Life in the A-Frame

Life in the A-Frame

Thursday, June 30, 2011

South of Broad

Front Cover

This is the Pat Conroy book that I am reading and it is getting good!

Excerpt from Chapter One:
On June 16, 1969, a series of unrelated events occurred: I discovered that my mother once had been a Roman Catholic nun in the Sacred Heart order; an Atlas moving van backed into the driveway of a nineteenth- century Charleston single house across the street from ours; two orphans arrived at the gates of St. Jude’s Orphanage behind the cathedral on Broad Street; and the News and Courier recorded that a drug bust had taken place on East Bay Street at the Rutledge- Bennet house. I was eighteen, with a reputation as a slow starter, so I could not feel the tectonic shift in my fate as my history began to launch of its own volition. It would be many years before I learned that your fate could scuttle up behind you, touch you with its bloody claws, and when you turn to face the worst, you find it disguised in all innocence and camouflaged as a moving van, an orphanage, and a drug bust south of Broad. If I knew then what I have come to learn, I would never have made a batch of cookies for the new family across the street, never uttered a single word to the orphans, and never introduced myself to the two students who were kicked out of Porter- Gaud School and quickly enrolled at my own Peninsula High for their senior year.
But fate comes at you cat-footed, unavoidable, and bloodthirsty. The moment you are born your death is foretold by your newly minted cells as your mother holds you up, then hands you to your father, who gently tickles the stomach where......

I have to get back to the novel...the main character has been confronted by a psychotic stranger in an alley, who is apparently the father of the new girl next door. And...he has a knife.

Thursday, June 16, 2011

Contemplating the full moon

June 13,  2011      Cooks Point Texas

“The moon is a friend for the lonesome to talk to.
Carl Sandburg

“There are nights when the wolves are silent and only the moon howls.”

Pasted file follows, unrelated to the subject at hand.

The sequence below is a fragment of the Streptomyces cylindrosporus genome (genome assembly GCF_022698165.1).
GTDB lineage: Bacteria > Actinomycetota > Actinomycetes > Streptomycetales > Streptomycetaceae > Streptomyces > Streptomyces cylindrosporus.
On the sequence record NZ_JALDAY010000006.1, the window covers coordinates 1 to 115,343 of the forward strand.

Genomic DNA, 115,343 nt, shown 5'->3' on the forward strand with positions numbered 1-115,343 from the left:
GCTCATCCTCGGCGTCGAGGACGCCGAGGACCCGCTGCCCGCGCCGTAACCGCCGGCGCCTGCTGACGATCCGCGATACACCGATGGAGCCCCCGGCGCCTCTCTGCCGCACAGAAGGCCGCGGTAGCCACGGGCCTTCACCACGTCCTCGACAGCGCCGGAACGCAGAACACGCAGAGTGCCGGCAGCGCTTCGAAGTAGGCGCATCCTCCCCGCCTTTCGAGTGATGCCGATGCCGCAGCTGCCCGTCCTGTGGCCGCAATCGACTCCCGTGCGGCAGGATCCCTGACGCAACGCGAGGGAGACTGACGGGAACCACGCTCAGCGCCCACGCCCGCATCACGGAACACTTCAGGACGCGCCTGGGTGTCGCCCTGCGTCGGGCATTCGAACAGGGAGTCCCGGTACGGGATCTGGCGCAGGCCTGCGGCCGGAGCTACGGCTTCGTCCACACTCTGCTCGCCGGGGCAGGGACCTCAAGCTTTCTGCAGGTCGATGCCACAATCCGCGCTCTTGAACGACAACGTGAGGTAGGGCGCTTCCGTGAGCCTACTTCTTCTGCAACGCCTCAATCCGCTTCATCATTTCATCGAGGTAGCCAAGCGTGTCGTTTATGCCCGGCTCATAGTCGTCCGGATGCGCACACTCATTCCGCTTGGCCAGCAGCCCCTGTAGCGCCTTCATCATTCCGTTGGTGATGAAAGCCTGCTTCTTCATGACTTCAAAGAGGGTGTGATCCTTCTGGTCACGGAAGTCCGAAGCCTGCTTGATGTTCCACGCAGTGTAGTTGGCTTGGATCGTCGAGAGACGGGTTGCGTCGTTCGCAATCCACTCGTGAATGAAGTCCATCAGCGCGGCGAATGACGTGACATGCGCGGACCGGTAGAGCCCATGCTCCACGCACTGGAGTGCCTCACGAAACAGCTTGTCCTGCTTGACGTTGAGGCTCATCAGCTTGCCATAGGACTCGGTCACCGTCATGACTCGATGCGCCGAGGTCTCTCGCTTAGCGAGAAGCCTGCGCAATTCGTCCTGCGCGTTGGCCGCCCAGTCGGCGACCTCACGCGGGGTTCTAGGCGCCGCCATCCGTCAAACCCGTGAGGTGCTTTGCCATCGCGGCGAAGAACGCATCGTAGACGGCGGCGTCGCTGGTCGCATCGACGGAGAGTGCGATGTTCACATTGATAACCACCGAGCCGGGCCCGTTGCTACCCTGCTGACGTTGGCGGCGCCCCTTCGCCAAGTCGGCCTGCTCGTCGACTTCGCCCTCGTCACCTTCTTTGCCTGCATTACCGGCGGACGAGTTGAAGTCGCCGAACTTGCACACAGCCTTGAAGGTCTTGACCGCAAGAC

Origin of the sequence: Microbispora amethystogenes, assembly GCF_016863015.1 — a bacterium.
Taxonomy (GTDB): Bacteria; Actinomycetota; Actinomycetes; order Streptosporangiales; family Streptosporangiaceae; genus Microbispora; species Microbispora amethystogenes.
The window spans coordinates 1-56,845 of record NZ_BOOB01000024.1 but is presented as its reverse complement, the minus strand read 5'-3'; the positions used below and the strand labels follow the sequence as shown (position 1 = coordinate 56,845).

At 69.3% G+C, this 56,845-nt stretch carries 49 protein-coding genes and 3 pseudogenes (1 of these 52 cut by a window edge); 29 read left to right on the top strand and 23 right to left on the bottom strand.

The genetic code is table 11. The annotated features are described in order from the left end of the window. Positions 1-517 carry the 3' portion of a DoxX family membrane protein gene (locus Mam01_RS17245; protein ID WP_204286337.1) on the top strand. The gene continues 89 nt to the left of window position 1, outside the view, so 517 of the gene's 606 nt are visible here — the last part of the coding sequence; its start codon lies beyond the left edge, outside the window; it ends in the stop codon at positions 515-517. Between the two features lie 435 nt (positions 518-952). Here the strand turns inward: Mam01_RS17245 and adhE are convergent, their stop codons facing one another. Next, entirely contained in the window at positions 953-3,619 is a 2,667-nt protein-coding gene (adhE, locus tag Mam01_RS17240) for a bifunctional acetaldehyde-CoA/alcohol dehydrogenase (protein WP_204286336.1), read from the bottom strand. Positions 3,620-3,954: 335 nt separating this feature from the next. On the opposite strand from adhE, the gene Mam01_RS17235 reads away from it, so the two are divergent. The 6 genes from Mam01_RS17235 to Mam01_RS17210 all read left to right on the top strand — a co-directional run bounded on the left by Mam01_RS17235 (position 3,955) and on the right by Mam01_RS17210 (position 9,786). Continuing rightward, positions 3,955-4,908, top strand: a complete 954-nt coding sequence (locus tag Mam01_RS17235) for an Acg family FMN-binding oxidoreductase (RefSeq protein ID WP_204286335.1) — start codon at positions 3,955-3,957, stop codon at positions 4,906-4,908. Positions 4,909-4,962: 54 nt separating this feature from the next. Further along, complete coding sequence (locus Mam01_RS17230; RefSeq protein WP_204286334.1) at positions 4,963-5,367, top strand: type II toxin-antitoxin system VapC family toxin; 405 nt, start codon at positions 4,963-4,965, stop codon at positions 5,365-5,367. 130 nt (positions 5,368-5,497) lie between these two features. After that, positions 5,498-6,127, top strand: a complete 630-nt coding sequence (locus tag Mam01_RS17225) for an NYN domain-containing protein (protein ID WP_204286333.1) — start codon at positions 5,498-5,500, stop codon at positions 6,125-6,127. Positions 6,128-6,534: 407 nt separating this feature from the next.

George Carlin

“We need to find God, and he cannot be found in noise and restlessness. God is the friend of silence. See how nature - trees, flowers, grass- grows in silence; see the stars, the moon and the sun, how they move in silence... We need silence to be able to touch souls.”

Mother Teresa

“The moon's an arrant thief, And her pale fire she snatches from the sun.”

William Shakespeare

“Don't tell me the sky is the limit, there are footprints on the moon!”

Dorothy Parker

“Yeah we all shine on, like the moon, and the stars, and the sun.”

John Lennon

Wednesday, June 15, 2011

Wild, Native Sunflowers

These native sunflowers voluntarily came up in our Church garden. They are easily 6-7 feet tall. I'm glad we left them where they were. They are providing shade to some of the cucumbers and squash and we've tied some of the tomatoes to them for support. Now they have all bloomed and the seeds are ripening and will soon draw lots of birds to this area.

Monday, June 13, 2011

The Albino Zucchini

One of our zucchini plants in the church garden yields albino zucchini. According to the internet, they are not all that rare but they are to us. They are really pretty, a creamy light green-another "wonder" to observe.

Thursday, June 9, 2011

The listening vessels

These amazing concrete structures are called listening vessels. They are made in such a way that Mike and I sat 100 feet apart and could converse quietly with each other. We also sat quietly and listened to the sounds of the park, magnified by these vessels. It is an amazing addition to this beautiful park located in the busy downtown area of Houston.

Tuesday, June 7, 2011

Memorial Day, Discovery Green, Houston

I thought I would show you a very thought provoking display in the park during the Annual Conference-in reference to Memorial Day I'm sure.

Sunday, June 5, 2011

Hello Houston!

Mike and I spent a good part of last week at the Texas Annual Conference of the United Methodist Church. This year, it was held in downtown Houston. I am a country girl and enjoy living in my tiny community, 30 miles from any large city. At home, I'm so isolated that I can shower outside! I have a serene "bubble" of woods and pasture land to live in.

There are just a few more people here:

 Was it silly for us to pull our chairs up to the large window in our hotel room and just sit there, looking at the bustling city?

 Or,  were we obvious "country bumpkins" when we had our morning coffee at the same window. I'm serious, we did not watch TV until the last night-when the basketball playoffs were on (go Dallas!).

The hotel was beautiful and the park was a welcome green area in the middle of all the tall buildings. The conference was awesome and it was a good experience for us. But, I'm very happy to be back in the quiet, calm of my country home.